Benjamin Armistead Shepherd, merchant, banker, and business leader in Houston, was born in Fluvanna County, Virginia, on May 14, 1814, to David Shepherd and Mary Garland (Baskett) Shepherd. He first worked as a clerk in a general store. In 1833 when he was nineteen years old, he moved to Nashville and found employment in an established mercantile business. There he met Sam Houston, who was moving to Texas, and they became life-long friends.
In 1837 Shepherd moved to New Orleans and worked as a credit advisor and main bookkeeper in a major wholesale commission house. Attracted by opportunities in Texas, in 1839 he relocated to Galveston, where he helped organize Crawford and Shepherd, a mercantile firm. Shepherd married Mary K. Hobson in Galveston on October 29, 1840. He soon moved to Houston to manage the firm’s Houston branch and was settled in that city by 1844. Shepherd formed a partnership with Andrew J. Burke, who in 1844 bought Crawford’s portion of the Crawford and Shepherd firm.
In 1847 Shepherd opened a private bank in Houston—the Commercial and Agricultural Bank. Like other private bankers such as William Marsh Rice and Thomas William House, Shepherd sold farmers equipment and supplies on credit at the beginning of the growing season, took liens on the planters’ lands and crops, and charged interest or a fee for his services. However, he focused his attention on the mercantile business and other ventures. In 1850 Shepherd purchased Nathaniel K. Kellum’s house, thirteen acres of land on Buffalo Bayou, and a brick kiln. In 1851 Shepherd subsequently sold the house to Abram Noble; in 2020 the house was known as the Kellum-Noble House and located in Sam Houston Park. Married with five children and well-established in Houston by 1850, Shepherd recorded $30,000 in real property on the 1850 census.
By the mid-1850s Shepherd sold his interest in the mercantile business to his partner Burke. Though he was still listed as a merchant in the 1860 census, Shepherd devoted himself exclusively to private banking, which was involved in a considerable range of businesses in Houston. The 1860 census recorded him with his wife and eight children living in the Fourth Ward, and his real estate value was listed at $125,000 and personal estate at $150,000. Shepherd, one of the wealthiest men in town, held interests in the industries driving Houston's economy, among others the Houston Direct Navigation Company and the Houston and Texas Central Railway. He also created a venture to build and grade a plank road on Washington Road. With the onset of the Civil War, he withdrew from banking but continued his involvement in Houston businesses. His City Cotton Mills, located near present-day Jensen Drive, manufactured a rough-goods material known as Osnabergs. This material was used for cotton-picking sacks, slaves' clothing, tarpaulins, and wagon covers for the Confederate Army. The City Cotton Mills were destroyed in a fire; with insurance unavailable during the war, Shepherd suffered a total loss.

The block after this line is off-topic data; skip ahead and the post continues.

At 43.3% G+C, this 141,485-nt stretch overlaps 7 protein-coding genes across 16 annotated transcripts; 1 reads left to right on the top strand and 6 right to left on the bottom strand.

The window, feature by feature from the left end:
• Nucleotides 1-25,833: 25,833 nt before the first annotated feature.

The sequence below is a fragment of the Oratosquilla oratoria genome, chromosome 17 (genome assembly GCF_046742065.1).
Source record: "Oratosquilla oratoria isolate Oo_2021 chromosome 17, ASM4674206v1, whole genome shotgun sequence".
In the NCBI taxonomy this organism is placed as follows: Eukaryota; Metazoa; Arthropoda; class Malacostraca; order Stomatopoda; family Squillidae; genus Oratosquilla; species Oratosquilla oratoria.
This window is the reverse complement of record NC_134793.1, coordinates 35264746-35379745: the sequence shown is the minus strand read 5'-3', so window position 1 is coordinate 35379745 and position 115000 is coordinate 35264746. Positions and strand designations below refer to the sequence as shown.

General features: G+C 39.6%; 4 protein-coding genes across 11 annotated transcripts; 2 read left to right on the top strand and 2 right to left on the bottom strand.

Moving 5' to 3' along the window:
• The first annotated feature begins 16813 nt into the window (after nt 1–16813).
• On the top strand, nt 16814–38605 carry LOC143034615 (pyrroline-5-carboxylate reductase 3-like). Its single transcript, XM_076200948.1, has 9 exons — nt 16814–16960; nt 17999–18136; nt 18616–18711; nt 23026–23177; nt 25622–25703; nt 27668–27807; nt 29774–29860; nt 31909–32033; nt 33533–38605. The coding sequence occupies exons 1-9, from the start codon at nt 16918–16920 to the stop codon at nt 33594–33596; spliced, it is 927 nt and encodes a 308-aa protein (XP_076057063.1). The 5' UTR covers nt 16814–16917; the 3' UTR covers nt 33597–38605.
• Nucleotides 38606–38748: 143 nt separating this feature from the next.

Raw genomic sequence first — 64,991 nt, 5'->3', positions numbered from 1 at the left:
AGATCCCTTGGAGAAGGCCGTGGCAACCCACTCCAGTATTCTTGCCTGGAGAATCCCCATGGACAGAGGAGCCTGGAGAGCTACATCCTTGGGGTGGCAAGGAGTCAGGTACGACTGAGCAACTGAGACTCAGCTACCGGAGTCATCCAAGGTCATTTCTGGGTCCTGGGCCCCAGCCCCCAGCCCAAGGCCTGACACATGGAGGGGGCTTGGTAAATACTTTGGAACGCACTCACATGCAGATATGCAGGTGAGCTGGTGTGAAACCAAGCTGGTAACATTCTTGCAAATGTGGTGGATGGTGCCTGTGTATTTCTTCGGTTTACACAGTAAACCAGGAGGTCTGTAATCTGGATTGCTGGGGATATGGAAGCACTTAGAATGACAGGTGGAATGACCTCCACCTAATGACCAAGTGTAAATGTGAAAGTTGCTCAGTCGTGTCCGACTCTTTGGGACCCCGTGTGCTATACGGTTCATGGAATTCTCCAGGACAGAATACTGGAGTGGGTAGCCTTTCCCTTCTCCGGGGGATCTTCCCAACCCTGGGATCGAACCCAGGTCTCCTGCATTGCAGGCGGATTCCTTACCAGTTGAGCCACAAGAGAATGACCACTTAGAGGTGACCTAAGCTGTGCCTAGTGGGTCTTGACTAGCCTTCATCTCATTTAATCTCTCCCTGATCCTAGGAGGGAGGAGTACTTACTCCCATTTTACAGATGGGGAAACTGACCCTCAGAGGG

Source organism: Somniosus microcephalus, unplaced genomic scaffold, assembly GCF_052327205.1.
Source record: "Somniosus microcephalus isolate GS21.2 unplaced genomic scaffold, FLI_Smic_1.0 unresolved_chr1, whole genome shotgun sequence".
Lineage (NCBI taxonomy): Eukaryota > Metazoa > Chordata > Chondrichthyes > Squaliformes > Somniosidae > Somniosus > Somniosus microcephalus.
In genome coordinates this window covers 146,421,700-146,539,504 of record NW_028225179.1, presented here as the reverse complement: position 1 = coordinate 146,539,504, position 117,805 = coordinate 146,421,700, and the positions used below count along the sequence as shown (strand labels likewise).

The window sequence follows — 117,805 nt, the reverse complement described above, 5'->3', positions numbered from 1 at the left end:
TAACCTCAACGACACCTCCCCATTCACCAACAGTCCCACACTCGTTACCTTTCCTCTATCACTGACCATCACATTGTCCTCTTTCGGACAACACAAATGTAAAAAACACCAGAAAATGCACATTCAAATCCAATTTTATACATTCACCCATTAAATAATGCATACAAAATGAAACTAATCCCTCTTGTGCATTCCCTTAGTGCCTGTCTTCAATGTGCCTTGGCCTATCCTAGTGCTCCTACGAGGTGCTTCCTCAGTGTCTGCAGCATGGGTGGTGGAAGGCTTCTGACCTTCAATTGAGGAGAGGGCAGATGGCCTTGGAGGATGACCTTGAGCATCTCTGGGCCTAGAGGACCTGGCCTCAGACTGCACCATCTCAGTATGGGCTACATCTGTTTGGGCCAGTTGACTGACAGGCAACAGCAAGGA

After the Civil War, stability returned to business activity. Eureka Manufacturing Company, of which Shepherd was a director, operated a sawmill, a gristmill, and a woolen mill adjacent to the Houston and Texas Central railroad tracks on the south bank of White Oak Bayou. Shepherd reopened his private bank. In 1867 he acquired control of Thomas M. Bagby’s chartered First National Bank, which was established in 1866. The banks merged, and Shepherd became president for more than two decades until his death. In 1882 the bank purchased the property and improvements on the southeast corner of Main at Franklin and operated there until 1956. In 1905 the bank constructed a building that still stood on that corner in the 2020s. Shepherd also partnered with Bagby to bring gas street lamps to Houston and to introduce the city’s first mule-drawn trolleys. In 1874 Shepherd became vice president of the Houston Board of Trade and Cotton Exchange.
Seeking to retire from active business life, in 1875 Shepherd moved from his Fourth Ward home in Houston to San Jacinto County, where he founded the town of Shepherd. Nonetheless, in 1883 he built the Victorian Shepherd Building at 219 Main Street in Houston.
Despite his wealth, Shepherd had no interest in public acclaim or public office. In 1889 he established a trust fund to help Houston's needy. Benjamin Armistead Shepherd died on December 24, 1891, and was buried in Glenwood Cemetery. In 1950 his granddaughter, Sallie Shepherd Perkins, whom Shepherd inspired with his love of music, established the Shepherd School of Music at Rice University in Shepherd’s memory. Shepherd Street (subsequently renamed Delano), on the east side of downtown Houston, was named in his honor. In 2020 the original curb tiles marking Shepherd Street still remained.
Louis F. Aulbach, Buffalo Bayou: An Echo of Houston's Wilderness Beginnings (Houston: CreateSpace, 2011). “B. A. Shepherd—Investing in Houston,” The Heritage Society at Sam Houston Park (https://www.heritagesociety.org/ba-shepherd), accessed July 22, 2020. “Benjamin A Shepherd,” Find A Grave Memorial (https://www.findagrave.com/memorial/19648866/benjamin-a-shepherd), accessed July 21, 2020.
Republic of Texas
Late Nineteenth-Century Texas
Upper Gulf Coast
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“Shepherd, Benjamin Armistead,”
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